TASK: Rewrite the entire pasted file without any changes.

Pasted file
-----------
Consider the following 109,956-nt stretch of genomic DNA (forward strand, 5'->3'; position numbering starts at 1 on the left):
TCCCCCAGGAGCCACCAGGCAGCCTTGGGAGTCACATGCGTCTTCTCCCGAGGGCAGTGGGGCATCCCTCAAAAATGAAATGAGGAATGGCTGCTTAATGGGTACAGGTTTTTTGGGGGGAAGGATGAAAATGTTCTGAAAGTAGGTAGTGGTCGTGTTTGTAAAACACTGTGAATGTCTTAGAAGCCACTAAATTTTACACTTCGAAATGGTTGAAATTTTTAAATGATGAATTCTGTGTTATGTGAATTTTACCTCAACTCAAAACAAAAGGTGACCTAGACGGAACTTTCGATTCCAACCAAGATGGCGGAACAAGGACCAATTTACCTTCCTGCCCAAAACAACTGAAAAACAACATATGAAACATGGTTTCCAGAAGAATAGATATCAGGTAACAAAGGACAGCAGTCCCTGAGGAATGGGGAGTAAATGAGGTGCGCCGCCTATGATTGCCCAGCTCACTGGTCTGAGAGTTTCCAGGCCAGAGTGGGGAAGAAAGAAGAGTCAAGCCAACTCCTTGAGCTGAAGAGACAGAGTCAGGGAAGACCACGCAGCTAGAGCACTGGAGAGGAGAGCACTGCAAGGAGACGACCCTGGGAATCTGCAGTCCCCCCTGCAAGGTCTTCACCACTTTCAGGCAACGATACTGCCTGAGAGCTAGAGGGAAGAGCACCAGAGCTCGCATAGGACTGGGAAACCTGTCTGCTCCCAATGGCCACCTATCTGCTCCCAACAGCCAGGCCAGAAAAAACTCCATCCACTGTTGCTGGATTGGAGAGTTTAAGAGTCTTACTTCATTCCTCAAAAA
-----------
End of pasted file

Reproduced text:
Consider the following 109,956-nt stretch of genomic DNA (forward strand, 5'->3'; position numbering starts at 1 on the left):
TCCCCCAGGAGCCACCAGGCAGCCTTGGGAGTCACATGCGTCTTCTCCCGAGGGCAGTGGGGCATCCCTCAAAAATGAAATGAGGAATGGCTGCTTAATGGGTACAGGTTTTTTGGGGGGAAGGATGAAAATGTTCTGAAAGTAGGTAGTGGTCGTGTTTGTAAAACACTGTGAATGTCTTAGAAGCCACTAAATTTTACACTTCGAAATGGTTGAAATTTTTAAATGATGAATTCTGTGTTATGTGAATTTTACCTCAACTCAAAACAAAAGGTGACCTAGACGGAACTTTCGATTCCAACCAAGATGGCGGAACAAGGACCAATTTACCTTCCTGCCCAAAACAACTGAAAAACAACATATGAAACATGGTTTCCAGAAGAATAGATATCAGGTAACAAAGGACAGCAGTCCCTGAGGAATGGGGAGTAAATGAGGTGCGCCGCCTATGATTGCCCAGCTCACTGGTCTGAGAGTTTCCAGGCCAGAGTGGGGAAGAAAGAAGAGTCAAGCCAACTCCTTGAGCTGAAGAGACAGAGTCAGGGAAGACCACGCAGCTAGAGCACTGGAGAGGAGAGCACTGCAAGGAGACGACCCTGGGAATCTGCAGTCCCCCCTGCAAGGTCTTCACCACTTTCAGGCAACGATACTGCCTGAGAGCTAGAGGGAAGAGCACCAGAGCTCGCATAGGACTGGGAAACCTGTCTGCTCCCAATGGCCACCTATCTGCTCCCAACAGCCAGGCCAGAAAAAACTCCATCCACTGTTGCTGGATTGGAGAGTTTAAGAGTCTTACTTCATTCCTCAAAAA